For the remaining samples, plasma from the fluoride/oxalate tubes was separated from the cellular fraction by centrifugation within 8 h of collection and frozen at −20 °C. Samples were then transferred on ice to the Onderstepoort Veterinary Academic Hospital and stored at −80 °C (within 48 h of collection) for analysis at a later date. At the time of analysis, PFO from all study subjects was removed from the freezer and defrosted at room temperature. Plasma lactate for each rhino was then measured concurrently with the Accutrend and with the Cobas bench-top analyser. Daily quality controls and calibrations were run as part of the laboratory’s standard protocols.


Comparisons made between lactate measured on the Accutrend and the Cobas bench-top analyser were analysed using Bland Altman statistical analysis (Bland & Altman 1986), Passing and Bablok regression analysis (Passing & Bablok 1983) and concordance correlation (Lawrence & Lin 1989). All calculations were performed using MedCalc® Version


For comparison of lactate measurement techniques, blood samples were taken from 51 rhinos (48 from reserve 1 and 3 from reserve 2) consisting of 37 females and 14 males. Sampling of some individuals on consecutive days allowed for greater than 51 comparisons between groups (n = 57). Of the female rhinos 65% were adults, 11% sub-adult, 13% juvenile and 11% calves. Of the male rhinos, 50% were adult, 14% sub-adult, 7% juvenile and 29% calves. The Cobas bench-top analyser has a measuring range of 0.2 mmol/L to 15.5 mmol/L. Lactate measured on the Cobas bench analyser (n = 57) ranged from 0.9 to 14.3, mean 4.6 (mmol/L). The Accutrend reads lactate values from 0.8 mmol/L to 21.7 mmol/L in BL mode and 0.7 mmol/L to 26 mmol/L in PL mode. Lactate measured with the Accutrend for all sample types combined ranged from 0.9 mmol/L to 13.8 mmol/L in BL mode and 0.8 mmol/L to 16.5 mmol/L in PL mode.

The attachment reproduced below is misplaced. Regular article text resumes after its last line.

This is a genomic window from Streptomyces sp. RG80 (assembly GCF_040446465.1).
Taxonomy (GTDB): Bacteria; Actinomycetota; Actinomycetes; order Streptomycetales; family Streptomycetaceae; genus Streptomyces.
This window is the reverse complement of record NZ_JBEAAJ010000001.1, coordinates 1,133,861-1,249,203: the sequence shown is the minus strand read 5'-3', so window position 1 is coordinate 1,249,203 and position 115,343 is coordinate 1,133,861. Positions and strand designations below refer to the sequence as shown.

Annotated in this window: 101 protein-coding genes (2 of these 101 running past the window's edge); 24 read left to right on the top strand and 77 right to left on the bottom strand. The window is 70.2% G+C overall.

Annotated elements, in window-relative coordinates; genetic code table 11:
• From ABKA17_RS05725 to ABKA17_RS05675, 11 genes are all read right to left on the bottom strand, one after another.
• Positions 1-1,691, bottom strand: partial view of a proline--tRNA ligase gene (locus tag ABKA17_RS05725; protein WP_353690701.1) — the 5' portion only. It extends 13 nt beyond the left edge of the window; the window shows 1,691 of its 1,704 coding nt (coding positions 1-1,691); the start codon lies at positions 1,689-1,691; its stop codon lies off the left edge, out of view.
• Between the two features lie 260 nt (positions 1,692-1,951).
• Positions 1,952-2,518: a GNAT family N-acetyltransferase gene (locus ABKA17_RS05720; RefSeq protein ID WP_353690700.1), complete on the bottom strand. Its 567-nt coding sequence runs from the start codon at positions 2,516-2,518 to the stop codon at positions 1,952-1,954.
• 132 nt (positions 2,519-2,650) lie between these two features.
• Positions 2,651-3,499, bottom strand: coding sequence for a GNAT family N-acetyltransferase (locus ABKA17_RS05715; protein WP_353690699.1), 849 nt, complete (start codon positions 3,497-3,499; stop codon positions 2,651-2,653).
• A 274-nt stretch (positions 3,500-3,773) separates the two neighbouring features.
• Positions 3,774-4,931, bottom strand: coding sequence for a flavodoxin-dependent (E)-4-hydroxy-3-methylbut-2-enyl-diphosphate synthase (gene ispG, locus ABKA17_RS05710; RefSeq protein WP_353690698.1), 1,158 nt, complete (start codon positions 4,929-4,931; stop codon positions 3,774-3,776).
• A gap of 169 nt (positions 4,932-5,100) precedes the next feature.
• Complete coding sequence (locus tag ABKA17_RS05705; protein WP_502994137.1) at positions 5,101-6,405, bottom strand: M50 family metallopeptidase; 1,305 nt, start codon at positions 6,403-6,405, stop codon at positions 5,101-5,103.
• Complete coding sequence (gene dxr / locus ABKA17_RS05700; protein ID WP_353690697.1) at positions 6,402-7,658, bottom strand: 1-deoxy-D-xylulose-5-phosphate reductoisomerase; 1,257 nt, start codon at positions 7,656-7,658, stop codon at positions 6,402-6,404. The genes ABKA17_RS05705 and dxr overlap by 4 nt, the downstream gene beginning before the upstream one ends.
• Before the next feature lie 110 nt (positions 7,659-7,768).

Plasma lactate measured with the Cobas bench-top analyser (COBAS) was compared with lactate measured with the Accutrend for each of the following sample types and meter settings: Heparinised whole blood with the Accutrend in BL mode (WBHEP BL) and in PL mode (WBHEP PL), fluoride/oxalate whole blood with the Accutrend in BL and PL mode (WBFO BL, WBFO PL), and plasma in fluoride/oxalate with the Accutrend in BL and PL mode (PFO PL, PFO BL).

Bland–Altman analysis (Bland & Altman 1986) assesses agreement between two methods by plotting the differences between paired measurements against the average of those measurements. The magnitude of the bias (average of differences) describes the level of agreement, (0 = perfect agreement). The limits of agreement (95% LOA) are bias plus or minus 1.96 x standard deviation (+ - 1.96 s.d.) and describe where 95% of the differences between the measurement techniques are likely to lie. LOA refer to actual measurements of the technique in question (lactate in mmol/L) and if they encompass differences that are not clinically significant then the two methods may be considered to agree. Bland–Altman analysis indicated good agreement between all group comparisons with a mean difference close to zero for all comparisons over the whole range of lactate values (Figure 1). When the Accutrend was compared to the Cobas bench-top analyser the smallest mean differences were seen when WBHEP was used in the BL mode and when WBFO was used in the PL mode (0.11 and −0.16 respectively). The 95% LOA were narrowest when WBFO was used in the PL mode, but widest when WBHEP was used in the BL mode.